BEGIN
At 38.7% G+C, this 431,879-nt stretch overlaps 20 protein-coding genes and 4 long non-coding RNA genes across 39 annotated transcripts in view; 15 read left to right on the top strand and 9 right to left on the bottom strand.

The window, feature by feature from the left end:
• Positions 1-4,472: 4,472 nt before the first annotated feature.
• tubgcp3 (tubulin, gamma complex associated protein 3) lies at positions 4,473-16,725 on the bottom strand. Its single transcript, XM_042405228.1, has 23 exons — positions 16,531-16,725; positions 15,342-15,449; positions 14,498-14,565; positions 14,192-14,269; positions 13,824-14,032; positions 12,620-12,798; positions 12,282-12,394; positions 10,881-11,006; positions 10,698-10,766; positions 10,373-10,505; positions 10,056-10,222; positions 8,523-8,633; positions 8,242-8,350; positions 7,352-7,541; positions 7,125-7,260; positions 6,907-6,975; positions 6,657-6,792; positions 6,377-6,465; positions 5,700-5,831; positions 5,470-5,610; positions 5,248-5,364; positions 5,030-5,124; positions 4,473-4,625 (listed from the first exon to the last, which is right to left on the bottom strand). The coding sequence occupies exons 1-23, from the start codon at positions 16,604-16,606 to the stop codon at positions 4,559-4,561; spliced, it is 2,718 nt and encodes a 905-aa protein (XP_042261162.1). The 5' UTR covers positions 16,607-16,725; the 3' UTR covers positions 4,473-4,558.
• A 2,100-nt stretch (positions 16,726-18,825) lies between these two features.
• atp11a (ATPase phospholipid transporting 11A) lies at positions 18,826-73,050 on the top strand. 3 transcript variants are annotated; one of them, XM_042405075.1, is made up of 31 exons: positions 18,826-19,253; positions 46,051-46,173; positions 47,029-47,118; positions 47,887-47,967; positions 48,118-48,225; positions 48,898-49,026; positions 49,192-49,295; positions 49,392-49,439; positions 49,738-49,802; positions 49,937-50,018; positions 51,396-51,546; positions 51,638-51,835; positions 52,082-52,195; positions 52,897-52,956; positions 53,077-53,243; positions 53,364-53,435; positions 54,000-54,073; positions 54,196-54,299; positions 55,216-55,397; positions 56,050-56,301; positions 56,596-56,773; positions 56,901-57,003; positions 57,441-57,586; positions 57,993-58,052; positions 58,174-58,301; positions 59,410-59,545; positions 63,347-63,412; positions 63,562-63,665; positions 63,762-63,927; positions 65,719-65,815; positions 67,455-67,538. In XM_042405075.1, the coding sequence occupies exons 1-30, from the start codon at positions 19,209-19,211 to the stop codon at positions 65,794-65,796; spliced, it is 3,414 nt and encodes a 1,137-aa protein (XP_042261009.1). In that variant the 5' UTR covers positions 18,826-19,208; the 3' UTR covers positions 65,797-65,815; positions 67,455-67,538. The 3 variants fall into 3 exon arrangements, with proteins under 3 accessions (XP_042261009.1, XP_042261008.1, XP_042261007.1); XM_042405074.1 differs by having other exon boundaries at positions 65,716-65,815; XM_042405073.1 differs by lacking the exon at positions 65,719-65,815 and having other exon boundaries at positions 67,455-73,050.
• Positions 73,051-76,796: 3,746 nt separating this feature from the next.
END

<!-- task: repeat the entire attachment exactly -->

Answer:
At 38.7% G+C, this 431,879-nt stretch overlaps 20 protein-coding genes and 4 long non-coding RNA genes across 39 annotated transcripts in view; 15 read left to right on the top strand and 9 right to left on the bottom strand.

The window, feature by feature from the left end:
• Positions 1-4,472: 4,472 nt before the first annotated feature.
• tubgcp3 (tubulin, gamma complex associated protein 3) lies at positions 4,473-16,725 on the bottom strand. Its single transcript, XM_042405228.1, has 23 exons — positions 16,531-16,725; positions 15,342-15,449; positions 14,498-14,565; positions 14,192-14,269; positions 13,824-14,032; positions 12,620-12,798; positions 12,282-12,394; positions 10,881-11,006; positions 10,698-10,766; positions 10,373-10,505; positions 10,056-10,222; positions 8,523-8,633; positions 8,242-8,350; positions 7,352-7,541; positions 7,125-7,260; positions 6,907-6,975; positions 6,657-6,792; positions 6,377-6,465; positions 5,700-5,831; positions 5,470-5,610; positions 5,248-5,364; positions 5,030-5,124; positions 4,473-4,625 (listed from the first exon to the last, which is right to left on the bottom strand). The coding sequence occupies exons 1-23, from the start codon at positions 16,604-16,606 to the stop codon at positions 4,559-4,561; spliced, it is 2,718 nt and encodes a 905-aa protein (XP_042261162.1). The 5' UTR covers positions 16,607-16,725; the 3' UTR covers positions 4,473-4,558.
• A 2,100-nt stretch (positions 16,726-18,825) lies between these two features.
• atp11a (ATPase phospholipid transporting 11A) lies at positions 18,826-73,050 on the top strand. 3 transcript variants are annotated; one of them, XM_042405075.1, is made up of 31 exons: positions 18,826-19,253; positions 46,051-46,173; positions 47,029-47,118; positions 47,887-47,967; positions 48,118-48,225; positions 48,898-49,026; positions 49,192-49,295; positions 49,392-49,439; positions 49,738-49,802; positions 49,937-50,018; positions 51,396-51,546; positions 51,638-51,835; positions 52,082-52,195; positions 52,897-52,956; positions 53,077-53,243; positions 53,364-53,435; positions 54,000-54,073; positions 54,196-54,299; positions 55,216-55,397; positions 56,050-56,301; positions 56,596-56,773; positions 56,901-57,003; positions 57,441-57,586; positions 57,993-58,052; positions 58,174-58,301; positions 59,410-59,545; positions 63,347-63,412; positions 63,562-63,665; positions 63,762-63,927; positions 65,719-65,815; positions 67,455-67,538. In XM_042405075.1, the coding sequence occupies exons 1-30, from the start codon at positions 19,209-19,211 to the stop codon at positions 65,794-65,796; spliced, it is 3,414 nt and encodes a 1,137-aa protein (XP_042261009.1). In that variant the 5' UTR covers positions 18,826-19,208; the 3' UTR covers positions 65,797-65,815; positions 67,455-67,538. The 3 variants fall into 3 exon arrangements, with proteins under 3 accessions (XP_042261009.1, XP_042261008.1, XP_042261007.1); XM_042405074.1 differs by having other exon boundaries at positions 65,716-65,815; XM_042405073.1 differs by lacking the exon at positions 65,719-65,815 and having other exon boundaries at positions 67,455-73,050.
• Positions 73,051-76,796: 3,746 nt separating this feature from the next.